the effects of dehydration on pilot performance
By Nina Anderson

(Nina Anderson is a Hawker pilot, FAA Wings Program human factors seminar leader and ISSA Specialist in Performance Nutrition.)

There is scant attention given to it. Most pilots overlook it. Some shrug it off. While others simply don’t know about its effects in the cockpit. The problem? Pilot dehydration. Most pilots are unaware of its devastating effects and symptoms, which can increase the risk of aircraft incidents and accidents, even during a mildly warm day. So in order to heighten general aviation’s awareness of this often-overlooked condition, the Federal Aviation Administration (FAA) has recently added pilot dehydration to its list of physiological conditions found in the latest Practical Test Standards—its symptoms, causes, effects and corrective actions. It believes that educating pilots about dehydration will not only decrease aircraft incidents, but also save your life one day. 

Most pilots associate dehydration with thirst and assume that an easy fix is just to drink any type of liquid. This is not always the case. A pilot’s dehydration condition can be caused by a lack of water within the body cavity due to high body temperatures, a dry aircraft environment, excess caffeine, antihistamines, inappropriate fluid intake and other factors. Many soft drinks, teas and juice drinks do not constitute good hydration substitutes, as they contain caffeine and sugar that may compromise absorption of the water content. 

Hot cockpits and flight lines also cause dehydration. The 130-degree ramp at Phoenix, Arizona., for example, is an obvious cause of dehydration. But what about the 72-degree cockpit? Pilots should concern themselves in that environment, too, since average humidity in the cockpit is low, causing a dramatic increase in fluid loss. 

Everyone must be aware that un-replaced water losses equal two percent of body weight and will impact your body’s ability to regulate heat. At three percent loss, there is a decrease in muscle cell contraction times. When fluid losses equal four percent of body weight, there is a five to 10 percent drop in overall performance, which can last up to four hours.

According to the Spring 2000 edition of the Federal Air Surgeon Bulletin, there are three stages of heat exhaustion that lead to dehydration: Heat stress, when the body temperature is at 99.5 to 100 degrees Fahrenheit; Heat exhaustion, when the body temperature is at 101 to 105 degrees Fahrenheit; and Heat stroke, when the body temperature is more than 105 degrees Fahrenheit. There’s a possibility that there’s a subtle change between one stage to another, so you need to be extra careful and continually monitor your condition when flying in hot-weather conditions. 

The symptoms of dehydration go beyond thirst. In an effort to respond to the brain’s need for fluid, the kidneys reabsorb water through the urine, creating fluid retention and frequent urges to visit the bathroom. Dry skin is also an indicator of dehydration, as the skin gets most of its moisture subdermally. The brain is 75 percent water and, when it needs to replace lost fluid, it can manifest certain symptoms, such as headaches, light-headedness and fatigue. Dehydration also contributes to fuzzy thinking, poor decision-making, dizziness and muscle fatigue. Long-term effects include wrinkled skin, impaired memory function, dry hair, brittle nails, constipation, susceptibility to colds and, because of extremely dry nasal passages, sinus infections.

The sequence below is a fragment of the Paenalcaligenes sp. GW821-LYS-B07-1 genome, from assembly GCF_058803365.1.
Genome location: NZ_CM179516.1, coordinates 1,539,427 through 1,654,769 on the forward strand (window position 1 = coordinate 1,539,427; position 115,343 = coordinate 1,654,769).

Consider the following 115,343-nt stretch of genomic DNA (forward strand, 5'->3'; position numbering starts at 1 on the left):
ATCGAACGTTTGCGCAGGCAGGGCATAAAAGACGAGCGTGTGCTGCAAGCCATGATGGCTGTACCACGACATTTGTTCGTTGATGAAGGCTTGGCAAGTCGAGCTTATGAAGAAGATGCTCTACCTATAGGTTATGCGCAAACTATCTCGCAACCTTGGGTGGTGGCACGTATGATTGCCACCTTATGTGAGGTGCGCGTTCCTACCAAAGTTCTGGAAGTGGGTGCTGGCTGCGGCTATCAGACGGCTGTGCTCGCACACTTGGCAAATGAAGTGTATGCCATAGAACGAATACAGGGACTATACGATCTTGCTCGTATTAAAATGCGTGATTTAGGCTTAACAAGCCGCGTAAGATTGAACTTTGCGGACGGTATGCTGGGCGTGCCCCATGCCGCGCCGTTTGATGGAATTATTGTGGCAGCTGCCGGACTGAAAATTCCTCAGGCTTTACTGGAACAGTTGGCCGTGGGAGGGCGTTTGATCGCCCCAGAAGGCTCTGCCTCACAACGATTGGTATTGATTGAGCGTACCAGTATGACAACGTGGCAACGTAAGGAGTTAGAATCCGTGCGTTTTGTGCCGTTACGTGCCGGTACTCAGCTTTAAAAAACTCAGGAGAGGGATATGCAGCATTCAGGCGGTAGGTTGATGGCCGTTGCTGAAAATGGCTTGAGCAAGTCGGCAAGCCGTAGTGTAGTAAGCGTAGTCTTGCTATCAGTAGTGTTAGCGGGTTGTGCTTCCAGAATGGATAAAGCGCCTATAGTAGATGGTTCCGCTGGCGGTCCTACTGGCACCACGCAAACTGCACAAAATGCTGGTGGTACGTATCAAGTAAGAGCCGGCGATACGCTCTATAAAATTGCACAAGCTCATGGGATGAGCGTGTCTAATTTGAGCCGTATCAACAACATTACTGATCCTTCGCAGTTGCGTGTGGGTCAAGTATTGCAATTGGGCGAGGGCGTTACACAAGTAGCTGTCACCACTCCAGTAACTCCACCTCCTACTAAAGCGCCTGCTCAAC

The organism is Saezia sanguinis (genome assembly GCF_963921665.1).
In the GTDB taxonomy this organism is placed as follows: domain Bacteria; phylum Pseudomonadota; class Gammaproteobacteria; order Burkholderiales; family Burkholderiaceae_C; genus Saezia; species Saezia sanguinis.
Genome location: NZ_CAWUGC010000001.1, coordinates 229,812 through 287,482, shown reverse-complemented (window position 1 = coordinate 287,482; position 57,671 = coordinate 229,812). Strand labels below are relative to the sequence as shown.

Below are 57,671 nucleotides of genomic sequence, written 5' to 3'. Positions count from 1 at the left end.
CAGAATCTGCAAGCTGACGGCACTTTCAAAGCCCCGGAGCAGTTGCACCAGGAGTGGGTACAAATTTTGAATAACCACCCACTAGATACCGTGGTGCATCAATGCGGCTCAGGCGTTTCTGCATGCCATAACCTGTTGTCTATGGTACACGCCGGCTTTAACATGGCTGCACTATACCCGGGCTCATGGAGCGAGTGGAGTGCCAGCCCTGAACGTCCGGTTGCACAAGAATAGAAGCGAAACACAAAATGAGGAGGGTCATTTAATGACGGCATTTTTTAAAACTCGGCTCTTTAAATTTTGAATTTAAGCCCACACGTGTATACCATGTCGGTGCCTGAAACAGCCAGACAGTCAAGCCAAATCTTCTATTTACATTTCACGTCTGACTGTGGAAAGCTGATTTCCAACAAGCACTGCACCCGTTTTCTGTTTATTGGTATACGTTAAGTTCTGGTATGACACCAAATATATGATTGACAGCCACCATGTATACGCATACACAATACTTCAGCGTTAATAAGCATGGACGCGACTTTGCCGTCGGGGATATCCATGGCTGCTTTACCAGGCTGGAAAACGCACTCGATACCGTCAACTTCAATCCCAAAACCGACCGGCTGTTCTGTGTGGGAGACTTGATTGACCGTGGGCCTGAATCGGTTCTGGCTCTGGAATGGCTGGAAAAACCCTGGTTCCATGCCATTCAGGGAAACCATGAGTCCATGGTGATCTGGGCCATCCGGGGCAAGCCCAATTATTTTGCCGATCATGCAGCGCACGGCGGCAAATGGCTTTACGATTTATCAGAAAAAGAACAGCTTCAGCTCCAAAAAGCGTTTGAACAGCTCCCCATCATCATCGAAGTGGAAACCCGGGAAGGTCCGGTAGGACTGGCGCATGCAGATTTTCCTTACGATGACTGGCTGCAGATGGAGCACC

So how do you avoid dehydration in the cockpit? You’ll need to permanently attach yourself to a water bottle and drink from it regularly. The Federal Air Surgeon Bulletin suggests drinking cool, 40-degree Fahrenheit water before feeling thirsty. This will help you stay ahead of the game, keeping you hydrated before the “thirst mechanism” sets in.  

But for some, plain bottled water might be offensive. So one alternative to water is to simply drink mineralized (electrolyte) water. Electrolyte drinks, more commonly known as sports drinks, are generally designed to replace the fluids (water) and electrolytes (sodium, potassium, chromium, manganese, etc.) lost during stress, body temperature regulation and exercise. Most contain sugars which may lower a pilots systemic blood-sugar levels and precipitate fatigue.  

The FAA also suggests staying away from coffee, sodas and teas—otherwise called diuretic drinks. These beverages contain caffeine, alcohol and carbonation, which causes excess urine production or decreased voluntary fluid intake—a sure sign of dehydration. In addition, don’t over-exercise before a flight, since it can cause a large amount of body fluid loss that is difficult to replace quickly. You also need to keep in mind that acclimation to a major change in weather takes one to two weeks, which can drastically affect your flying abilities. Monitoring personal effects of aging, recent illness, fever, diarrhoea or vomiting can also help you in gauging whether or not you’re dehydrated.

But, perhaps, the most important factor in preventing dehydration is to continually be aware of your physiological and environmental conditions. This will help to maintain your rehydration water intake and prevent you from progressing into heat exhaustion and even heat stroke. It’s a good plan for a problem that can easily be avoided—all with just a few gulps of water. 

The Three Stages Of Heat Exhaustion 

1.   Heat stress (99.5° to 100° F body temperature) reduces:

·        Performance, dexterity and coordination
        Ability to make quick decisions
        Visual capabilities
        Caution and caring

2.   Heat exhaustion (101° to 105° F body temperature) symptoms:

·        Fatigue
        Rapid breathing

3.   Heat stroke (above-105° F body temperature) symptoms:

·        Body’s heat control mechanism stops working

·        Mental confusion

·        Disorientation

·        Bizarre behaviour

·        Coma